Life after death: Man claims to be ‘pure thought’ in afterlife as consciousness left body

Afterlife: Expert discusses 'feelings' in near-death experiences

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Whether there is life after death remains to be seen. However, one man believes he has all the evidence he needs after having a near death experience. During a freak gymnastics accident when he was younger, a person named Samuel was left fighting for his life.

As he approached the “pure black void”, Samuel believes he crossed over into the afterlife.

While there, the person claimed he was nothing but his consciousness as his physical body was redundant in the other realm.

Samuel wrote on the Near Death Experience Research Foundation: “I had no body, which baffled me. Then I realised that I was ‘pure thought.’ How could that be?

“As I continued to ponder my reality, I started wondering if I had died and if this was what being dead felt like.

“I was simultaneously amazed that it was possible to still exist as mere thought without a body. I was curious about what this place was how I got there.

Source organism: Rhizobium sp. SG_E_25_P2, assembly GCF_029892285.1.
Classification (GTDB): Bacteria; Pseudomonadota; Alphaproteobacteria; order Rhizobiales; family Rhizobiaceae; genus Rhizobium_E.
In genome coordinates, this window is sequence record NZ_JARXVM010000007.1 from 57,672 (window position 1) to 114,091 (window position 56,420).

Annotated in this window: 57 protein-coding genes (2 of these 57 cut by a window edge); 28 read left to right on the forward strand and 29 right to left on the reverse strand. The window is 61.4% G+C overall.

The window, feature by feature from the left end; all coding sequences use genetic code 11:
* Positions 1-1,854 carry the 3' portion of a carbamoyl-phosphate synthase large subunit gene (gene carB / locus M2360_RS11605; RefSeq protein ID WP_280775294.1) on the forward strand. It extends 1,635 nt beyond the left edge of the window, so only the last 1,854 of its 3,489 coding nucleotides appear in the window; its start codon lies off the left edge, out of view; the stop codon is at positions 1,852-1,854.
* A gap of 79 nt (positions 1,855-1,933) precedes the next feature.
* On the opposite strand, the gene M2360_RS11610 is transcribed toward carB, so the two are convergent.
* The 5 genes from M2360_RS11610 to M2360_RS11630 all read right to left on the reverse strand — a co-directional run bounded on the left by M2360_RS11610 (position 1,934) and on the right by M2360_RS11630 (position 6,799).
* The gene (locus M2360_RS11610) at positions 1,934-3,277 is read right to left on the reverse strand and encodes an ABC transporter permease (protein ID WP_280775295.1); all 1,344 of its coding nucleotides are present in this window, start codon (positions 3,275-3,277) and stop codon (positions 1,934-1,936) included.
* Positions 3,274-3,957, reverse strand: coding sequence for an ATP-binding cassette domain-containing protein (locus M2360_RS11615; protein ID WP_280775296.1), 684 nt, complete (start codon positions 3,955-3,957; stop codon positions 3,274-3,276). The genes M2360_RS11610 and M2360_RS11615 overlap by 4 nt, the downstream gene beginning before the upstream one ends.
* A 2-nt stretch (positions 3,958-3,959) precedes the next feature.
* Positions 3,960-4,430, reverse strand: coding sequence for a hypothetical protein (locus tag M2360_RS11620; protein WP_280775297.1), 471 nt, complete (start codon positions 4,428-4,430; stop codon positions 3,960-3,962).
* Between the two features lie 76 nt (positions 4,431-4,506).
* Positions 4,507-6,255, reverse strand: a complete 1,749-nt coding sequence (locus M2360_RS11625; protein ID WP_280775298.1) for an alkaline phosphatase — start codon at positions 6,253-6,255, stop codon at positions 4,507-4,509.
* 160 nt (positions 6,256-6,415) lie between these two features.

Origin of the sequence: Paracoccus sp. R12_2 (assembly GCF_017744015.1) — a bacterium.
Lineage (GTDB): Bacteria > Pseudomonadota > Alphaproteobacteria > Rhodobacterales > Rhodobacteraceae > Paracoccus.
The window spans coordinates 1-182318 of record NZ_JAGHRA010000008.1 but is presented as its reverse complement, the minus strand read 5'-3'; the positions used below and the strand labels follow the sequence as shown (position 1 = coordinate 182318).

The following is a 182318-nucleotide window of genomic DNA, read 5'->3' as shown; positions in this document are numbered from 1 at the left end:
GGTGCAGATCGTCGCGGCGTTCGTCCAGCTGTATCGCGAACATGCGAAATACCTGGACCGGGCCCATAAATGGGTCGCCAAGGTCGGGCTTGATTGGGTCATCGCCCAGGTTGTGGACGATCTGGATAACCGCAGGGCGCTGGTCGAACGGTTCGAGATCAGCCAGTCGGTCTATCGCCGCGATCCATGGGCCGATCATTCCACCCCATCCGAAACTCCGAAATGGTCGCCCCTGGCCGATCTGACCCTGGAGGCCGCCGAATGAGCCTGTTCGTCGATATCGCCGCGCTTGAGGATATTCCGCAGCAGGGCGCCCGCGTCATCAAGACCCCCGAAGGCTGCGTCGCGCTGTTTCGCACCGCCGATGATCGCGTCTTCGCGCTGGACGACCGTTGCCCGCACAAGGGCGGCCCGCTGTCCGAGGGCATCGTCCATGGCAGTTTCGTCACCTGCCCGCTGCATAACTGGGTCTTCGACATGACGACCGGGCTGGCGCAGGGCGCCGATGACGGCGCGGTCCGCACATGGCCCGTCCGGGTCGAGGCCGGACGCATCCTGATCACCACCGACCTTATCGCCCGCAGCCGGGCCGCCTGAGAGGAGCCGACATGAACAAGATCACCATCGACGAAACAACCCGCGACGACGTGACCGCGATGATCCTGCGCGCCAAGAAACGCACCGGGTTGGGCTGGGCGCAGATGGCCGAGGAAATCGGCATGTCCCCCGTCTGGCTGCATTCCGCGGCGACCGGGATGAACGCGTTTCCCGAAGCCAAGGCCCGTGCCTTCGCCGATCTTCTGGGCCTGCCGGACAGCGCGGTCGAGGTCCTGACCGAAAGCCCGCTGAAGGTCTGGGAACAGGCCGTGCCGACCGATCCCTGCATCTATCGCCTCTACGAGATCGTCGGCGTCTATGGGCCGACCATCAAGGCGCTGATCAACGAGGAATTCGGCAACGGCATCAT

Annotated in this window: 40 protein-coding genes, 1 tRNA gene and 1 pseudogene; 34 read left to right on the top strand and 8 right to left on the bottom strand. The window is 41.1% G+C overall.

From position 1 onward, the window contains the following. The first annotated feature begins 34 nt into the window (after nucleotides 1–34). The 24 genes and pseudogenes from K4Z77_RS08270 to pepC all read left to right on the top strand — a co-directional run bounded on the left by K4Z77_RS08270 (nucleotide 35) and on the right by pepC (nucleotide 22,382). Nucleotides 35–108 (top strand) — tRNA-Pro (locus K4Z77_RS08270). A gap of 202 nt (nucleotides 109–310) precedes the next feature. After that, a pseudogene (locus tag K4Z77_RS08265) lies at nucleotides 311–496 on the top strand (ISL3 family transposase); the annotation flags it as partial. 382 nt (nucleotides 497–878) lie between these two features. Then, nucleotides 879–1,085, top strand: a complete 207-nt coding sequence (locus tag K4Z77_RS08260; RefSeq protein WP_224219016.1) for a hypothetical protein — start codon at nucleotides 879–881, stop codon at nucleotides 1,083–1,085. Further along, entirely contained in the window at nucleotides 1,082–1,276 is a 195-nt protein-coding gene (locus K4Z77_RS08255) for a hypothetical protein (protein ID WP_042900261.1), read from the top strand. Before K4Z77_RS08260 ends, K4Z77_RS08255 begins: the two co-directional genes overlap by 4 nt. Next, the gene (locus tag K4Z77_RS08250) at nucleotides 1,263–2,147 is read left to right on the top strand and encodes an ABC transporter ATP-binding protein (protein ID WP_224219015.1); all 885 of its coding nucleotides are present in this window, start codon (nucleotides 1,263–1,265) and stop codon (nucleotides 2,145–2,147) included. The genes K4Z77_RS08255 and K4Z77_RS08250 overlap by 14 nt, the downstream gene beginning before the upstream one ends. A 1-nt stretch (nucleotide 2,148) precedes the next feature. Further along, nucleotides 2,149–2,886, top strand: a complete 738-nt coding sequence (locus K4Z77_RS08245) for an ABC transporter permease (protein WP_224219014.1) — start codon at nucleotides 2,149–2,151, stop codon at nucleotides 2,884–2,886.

“I was also terrified that I had just left behind everything I knew and cared about; implicit in that realisation was that I couldn’t return.

“I noticed that thinking in the void was effortless. So, I started trying to ‘feel’ around using my thoughts.

“Perhaps, I could still be able to send commands to my body if I thought hard enough. I attempted to yell. This didn’t seem to work.

“Yet, at the same time, my thoughts ‘bumped’ into external presences that I could sense because I felt thoughts were not my own.

“These presences communicated with me wordlessly, as pure conceptual thought and emotion. They were surprised to see me and disapproved of my being there in the void.”

All of a sudden, Samuel was back in his body but is now convinced of an afterlife.

However, scientists say near death experiences – such as Samuel’s – are common, and more of a sign of a surge in brain activity, which could be seen as the brain scanning itself in one last survival attempt.

Dr Sam Parnia, director of critical care and resuscitation research at NYU Langone School of Medicine in New York City, said: “People describe a sensation of a bright, warm, welcoming light that draws people towards it.

“They describe a sensation of experiencing their deceased relatives, almost as if they have come to welcome them.

“They often say that they didn’t want to come back in many cases, it is so comfortable and it is like a magnet that draws them that they don’t want to come back.

“A lot of people describe a sensation of separating from themselves and watching doctors and nurses working on them.”

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